Martian Chronicles:The Book, The Movie

The Book, the Movie
The Martian Chronicles, written in 1950, was produced in 1979 as a made-for- television mini-series. As with most adapted screenplays, the movie differs from the novel. These differences are not that drastic and do not circumvent the overlying message of the piece.
The first noted difference is the opening scene of the movie. It begins with the landing of the Viking probe on Mars. This change is possibly an attempt to explain away the results of the Viking probe. The audience of the 1970s knew that the Viking probe had given definite proof that life on Mars did not exist. This gives the audience the ability to relate to the movie more than the “The Rocket Summer” scene of the novel. In the book, Bradbury writes of the launching of rockets actually affecting the climate around the launch area. By the 1970s, it was evident that such an event was in no way feasible. These changes enable the modern day audience to more readily associate with the movie.
Another difference is the use of a mission control in the movie. The book deals mainly with the expeditions on Mars themselves. The “Taxpayer” scene is the only place that Bradbury tries to give the reader an idea of what the human response to the expeditions was. The mission control scenes offer the audience a way to connect with the movie. Mission control may have been used to make up for the inadequate narrative used in the movie. Bradbury’s vivid narration is what pulls the readers into the book and the movie could not make full use of this very effective tool. So, often the changes made were a result of the producers not being able to effectively relate the novel to film.
The changing times also influenced the changes in the movie. The use of a black Spender may have been a direct result of the social changes that had occurred between the 50’s and the 70’s. In the 50s, this may have met with strong resistance; however, during the 70s this would have been more accepted. The omission of the second expedition may also have been a result of cultural change. The hallucinations which appear in the book would have seemed quite abnormal during the 50s and thus produce the desired effect in the 50s reader. The book’s second expedition may have biased the audience of the 70s due to hallucinations produced by mind-altering drugs, which were prevalent in the late 60’s and early 70’s. This may have caused some to view the movie as a “drug culture film” and not that of a serious work of art. The 70’s were also a time when the people had become more conscious of the environment and the welfare of the Earth. This is evident in the movie, when “Edward” stresses humankind’s destructive tendencies by referring to the ruining of the planet Earth and what would happen to the planet Mars if the humans were not killed. This sentiment appears to be directly influenced by the ecological movement of the 70s. These changes were apparently adapted to the thinking of the Americans in the late seventies.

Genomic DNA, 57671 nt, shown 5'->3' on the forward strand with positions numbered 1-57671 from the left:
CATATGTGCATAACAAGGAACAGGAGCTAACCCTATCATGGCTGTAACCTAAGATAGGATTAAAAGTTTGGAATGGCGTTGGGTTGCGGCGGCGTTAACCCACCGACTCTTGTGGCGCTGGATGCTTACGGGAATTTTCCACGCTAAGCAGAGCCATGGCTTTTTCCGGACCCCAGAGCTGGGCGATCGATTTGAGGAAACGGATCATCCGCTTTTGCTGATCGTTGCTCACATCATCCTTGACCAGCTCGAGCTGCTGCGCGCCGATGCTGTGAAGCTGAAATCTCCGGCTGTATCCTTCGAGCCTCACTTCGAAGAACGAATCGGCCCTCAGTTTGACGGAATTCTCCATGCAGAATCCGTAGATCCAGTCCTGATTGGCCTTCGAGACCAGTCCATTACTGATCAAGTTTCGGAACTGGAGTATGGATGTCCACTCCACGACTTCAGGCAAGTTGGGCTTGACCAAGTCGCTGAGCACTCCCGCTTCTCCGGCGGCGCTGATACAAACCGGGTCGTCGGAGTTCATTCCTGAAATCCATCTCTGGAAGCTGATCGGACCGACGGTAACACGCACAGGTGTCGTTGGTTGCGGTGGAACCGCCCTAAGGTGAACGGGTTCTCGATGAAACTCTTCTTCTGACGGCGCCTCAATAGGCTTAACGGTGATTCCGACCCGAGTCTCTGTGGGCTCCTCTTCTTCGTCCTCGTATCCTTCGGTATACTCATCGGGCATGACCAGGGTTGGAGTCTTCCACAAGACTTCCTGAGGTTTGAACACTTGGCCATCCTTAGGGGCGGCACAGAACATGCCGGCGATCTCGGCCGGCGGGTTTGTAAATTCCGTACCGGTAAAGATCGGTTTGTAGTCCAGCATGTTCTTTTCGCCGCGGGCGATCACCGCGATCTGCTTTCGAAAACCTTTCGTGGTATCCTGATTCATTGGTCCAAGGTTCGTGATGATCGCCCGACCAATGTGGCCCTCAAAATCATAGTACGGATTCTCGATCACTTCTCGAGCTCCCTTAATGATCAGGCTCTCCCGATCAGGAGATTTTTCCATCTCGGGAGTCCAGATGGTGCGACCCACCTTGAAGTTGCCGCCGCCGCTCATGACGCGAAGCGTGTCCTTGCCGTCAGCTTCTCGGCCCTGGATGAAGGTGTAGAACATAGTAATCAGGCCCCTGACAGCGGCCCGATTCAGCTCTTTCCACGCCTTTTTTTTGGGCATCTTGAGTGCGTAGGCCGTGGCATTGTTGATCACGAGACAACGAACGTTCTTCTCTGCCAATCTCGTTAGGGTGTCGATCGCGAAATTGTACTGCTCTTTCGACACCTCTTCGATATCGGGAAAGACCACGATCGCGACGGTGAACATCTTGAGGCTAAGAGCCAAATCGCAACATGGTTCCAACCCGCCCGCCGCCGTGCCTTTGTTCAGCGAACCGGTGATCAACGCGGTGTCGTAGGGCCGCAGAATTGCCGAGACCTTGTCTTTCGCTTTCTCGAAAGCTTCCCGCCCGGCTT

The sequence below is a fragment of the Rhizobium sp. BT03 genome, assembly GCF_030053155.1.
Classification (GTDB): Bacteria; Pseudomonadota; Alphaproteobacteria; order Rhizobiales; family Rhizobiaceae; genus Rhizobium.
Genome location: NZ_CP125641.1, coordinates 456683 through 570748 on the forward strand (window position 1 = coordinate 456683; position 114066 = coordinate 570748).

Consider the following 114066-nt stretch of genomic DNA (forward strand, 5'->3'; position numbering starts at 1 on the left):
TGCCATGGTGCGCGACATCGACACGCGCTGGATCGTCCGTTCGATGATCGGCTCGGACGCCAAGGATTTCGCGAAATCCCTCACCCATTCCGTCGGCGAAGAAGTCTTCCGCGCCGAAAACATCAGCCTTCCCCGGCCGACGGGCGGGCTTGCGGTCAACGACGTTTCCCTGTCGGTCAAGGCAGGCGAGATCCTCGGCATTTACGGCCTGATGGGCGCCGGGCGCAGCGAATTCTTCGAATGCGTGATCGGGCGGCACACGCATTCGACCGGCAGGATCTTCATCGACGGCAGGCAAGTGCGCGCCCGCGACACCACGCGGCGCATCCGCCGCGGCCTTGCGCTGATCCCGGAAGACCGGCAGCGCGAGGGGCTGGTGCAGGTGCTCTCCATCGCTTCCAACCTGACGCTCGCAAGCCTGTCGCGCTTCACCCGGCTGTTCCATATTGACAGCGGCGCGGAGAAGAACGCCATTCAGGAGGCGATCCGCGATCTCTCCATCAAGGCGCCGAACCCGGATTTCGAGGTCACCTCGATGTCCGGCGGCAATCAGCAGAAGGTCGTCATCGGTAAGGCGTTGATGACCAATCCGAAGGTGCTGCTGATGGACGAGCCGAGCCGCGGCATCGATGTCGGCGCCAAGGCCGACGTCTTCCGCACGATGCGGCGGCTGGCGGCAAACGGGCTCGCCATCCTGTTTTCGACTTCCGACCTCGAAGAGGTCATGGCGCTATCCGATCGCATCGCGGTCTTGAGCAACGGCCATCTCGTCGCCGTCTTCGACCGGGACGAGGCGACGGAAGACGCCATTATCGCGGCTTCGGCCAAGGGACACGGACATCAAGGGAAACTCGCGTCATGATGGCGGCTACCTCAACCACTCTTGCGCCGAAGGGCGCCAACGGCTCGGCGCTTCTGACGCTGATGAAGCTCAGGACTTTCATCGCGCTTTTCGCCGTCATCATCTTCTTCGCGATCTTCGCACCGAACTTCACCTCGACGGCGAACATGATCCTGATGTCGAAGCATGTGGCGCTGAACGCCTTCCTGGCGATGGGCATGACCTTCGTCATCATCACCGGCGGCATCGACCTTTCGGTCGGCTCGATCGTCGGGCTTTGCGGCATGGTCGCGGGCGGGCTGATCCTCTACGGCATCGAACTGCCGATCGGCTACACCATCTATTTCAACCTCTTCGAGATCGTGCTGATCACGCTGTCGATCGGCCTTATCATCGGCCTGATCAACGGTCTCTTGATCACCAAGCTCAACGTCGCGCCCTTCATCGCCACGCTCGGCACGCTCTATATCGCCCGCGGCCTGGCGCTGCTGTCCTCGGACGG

Although both novel and movie address the same issues, the book gives the reader a better sense of the mood during the 50’s. The movie attempts to rationalize the Martians killing the humans. The novel offers the reasons of paranoia, fear, and ignorance as motives for the killings. These motives better illustrate the tension and mood of the Cold War and the feelings surrounding the topic. The Martians are more xenophobic in the novel than in the movie. This is evident in the Green Bluff expedition, which in the novel, the Martians do not offer any kind of explanation for the killings as they do in the movie. The only reason the novel offers is the hypothesis of the captain. This lack of a reason for the murders would relate more to the paranoia experienced during the Cold War.
Both novel and movie capture at least some of what Bradbury was trying to portray. The horrifying things that occur when ignorance, paranoia, and xenophobia are allowed to prosper are shown in both the novel and